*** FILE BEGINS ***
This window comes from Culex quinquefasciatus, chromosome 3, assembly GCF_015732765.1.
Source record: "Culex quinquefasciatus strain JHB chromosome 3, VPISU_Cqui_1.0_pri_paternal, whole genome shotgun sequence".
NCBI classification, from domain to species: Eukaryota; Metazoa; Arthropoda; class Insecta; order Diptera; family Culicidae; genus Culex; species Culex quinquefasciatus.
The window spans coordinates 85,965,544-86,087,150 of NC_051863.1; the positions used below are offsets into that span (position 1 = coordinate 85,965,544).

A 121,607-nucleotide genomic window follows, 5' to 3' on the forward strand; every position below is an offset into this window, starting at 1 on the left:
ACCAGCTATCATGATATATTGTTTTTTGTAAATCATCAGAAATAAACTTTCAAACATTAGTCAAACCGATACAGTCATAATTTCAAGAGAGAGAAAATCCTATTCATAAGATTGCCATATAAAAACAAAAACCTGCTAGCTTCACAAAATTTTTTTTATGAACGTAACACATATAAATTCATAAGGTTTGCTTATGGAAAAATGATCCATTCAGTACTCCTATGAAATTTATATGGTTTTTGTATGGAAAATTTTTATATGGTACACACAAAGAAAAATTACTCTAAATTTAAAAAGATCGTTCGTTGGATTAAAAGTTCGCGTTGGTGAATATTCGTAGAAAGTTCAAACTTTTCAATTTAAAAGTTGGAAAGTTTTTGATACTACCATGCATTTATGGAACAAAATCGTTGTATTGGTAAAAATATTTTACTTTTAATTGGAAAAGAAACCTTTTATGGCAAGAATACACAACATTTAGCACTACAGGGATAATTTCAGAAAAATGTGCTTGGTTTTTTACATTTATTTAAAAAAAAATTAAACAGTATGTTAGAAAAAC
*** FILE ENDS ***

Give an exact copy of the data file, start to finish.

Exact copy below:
This window comes from Culex quinquefasciatus, chromosome 3, assembly GCF_015732765.1.
Source record: "Culex quinquefasciatus strain JHB chromosome 3, VPISU_Cqui_1.0_pri_paternal, whole genome shotgun sequence".
NCBI classification, from domain to species: Eukaryota; Metazoa; Arthropoda; class Insecta; order Diptera; family Culicidae; genus Culex; species Culex quinquefasciatus.
The window spans coordinates 85,965,544-86,087,150 of NC_051863.1; the positions used below are offsets into that span (position 1 = coordinate 85,965,544).

A 121,607-nucleotide genomic window follows, 5' to 3' on the forward strand; every position below is an offset into this window, starting at 1 on the left:
ACCAGCTATCATGATATATTGTTTTTTGTAAATCATCAGAAATAAACTTTCAAACATTAGTCAAACCGATACAGTCATAATTTCAAGAGAGAGAAAATCCTATTCATAAGATTGCCATATAAAAACAAAAACCTGCTAGCTTCACAAAATTTTTTTTATGAACGTAACACATATAAATTCATAAGGTTTGCTTATGGAAAAATGATCCATTCAGTACTCCTATGAAATTTATATGGTTTTTGTATGGAAAATTTTTATATGGTACACACAAAGAAAAATTACTCTAAATTTAAAAAGATCGTTCGTTGGATTAAAAGTTCGCGTTGGTGAATATTCGTAGAAAGTTCAAACTTTTCAATTTAAAAGTTGGAAAGTTTTTGATACTACCATGCATTTATGGAACAAAATCGTTGTATTGGTAAAAATATTTTACTTTTAATTGGAAAAGAAACCTTTTATGGCAAGAATACACAACATTTAGCACTACAGGGATAATTTCAGAAAAATGTGCTTGGTTTTTTACATTTATTTAAAAAAAAATTAAACAGTATGTTAGAAAAAC